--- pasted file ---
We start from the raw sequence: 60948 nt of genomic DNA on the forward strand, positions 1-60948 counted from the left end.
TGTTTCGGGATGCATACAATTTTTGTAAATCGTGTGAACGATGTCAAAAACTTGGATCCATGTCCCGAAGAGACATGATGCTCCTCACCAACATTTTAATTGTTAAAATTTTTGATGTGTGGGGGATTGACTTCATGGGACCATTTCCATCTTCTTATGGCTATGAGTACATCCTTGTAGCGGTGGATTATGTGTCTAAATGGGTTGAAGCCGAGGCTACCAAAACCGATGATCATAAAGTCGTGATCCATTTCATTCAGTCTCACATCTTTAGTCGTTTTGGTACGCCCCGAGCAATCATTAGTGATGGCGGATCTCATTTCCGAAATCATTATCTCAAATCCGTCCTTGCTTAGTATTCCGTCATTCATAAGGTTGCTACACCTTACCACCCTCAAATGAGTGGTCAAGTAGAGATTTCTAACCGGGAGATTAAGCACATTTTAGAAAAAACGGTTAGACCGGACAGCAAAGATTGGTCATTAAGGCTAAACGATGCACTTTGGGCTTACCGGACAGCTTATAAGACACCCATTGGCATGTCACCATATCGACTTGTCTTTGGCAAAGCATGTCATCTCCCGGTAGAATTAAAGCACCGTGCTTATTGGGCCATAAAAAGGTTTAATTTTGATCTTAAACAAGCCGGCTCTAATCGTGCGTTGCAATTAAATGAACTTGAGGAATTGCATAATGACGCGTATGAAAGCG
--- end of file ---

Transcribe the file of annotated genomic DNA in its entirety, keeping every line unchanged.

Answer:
We start from the raw sequence: 60948 nt of genomic DNA on the forward strand, positions 1-60948 counted from the left end.
TGTTTCGGGATGCATACAATTTTTGTAAATCGTGTGAACGATGTCAAAAACTTGGATCCATGTCCCGAAGAGACATGATGCTCCTCACCAACATTTTAATTGTTAAAATTTTTGATGTGTGGGGGATTGACTTCATGGGACCATTTCCATCTTCTTATGGCTATGAGTACATCCTTGTAGCGGTGGATTATGTGTCTAAATGGGTTGAAGCCGAGGCTACCAAAACCGATGATCATAAAGTCGTGATCCATTTCATTCAGTCTCACATCTTTAGTCGTTTTGGTACGCCCCGAGCAATCATTAGTGATGGCGGATCTCATTTCCGAAATCATTATCTCAAATCCGTCCTTGCTTAGTATTCCGTCATTCATAAGGTTGCTACACCTTACCACCCTCAAATGAGTGGTCAAGTAGAGATTTCTAACCGGGAGATTAAGCACATTTTAGAAAAAACGGTTAGACCGGACAGCAAAGATTGGTCATTAAGGCTAAACGATGCACTTTGGGCTTACCGGACAGCTTATAAGACACCCATTGGCATGTCACCATATCGACTTGTCTTTGGCAAAGCATGTCATCTCCCGGTAGAATTAAAGCACCGTGCTTATTGGGCCATAAAAAGGTTTAATTTTGATCTTAAACAAGCCGGCTCTAATCGTGCGTTGCAATTAAATGAACTTGAGGAATTGCATAATGACGCGTATGAAAGCG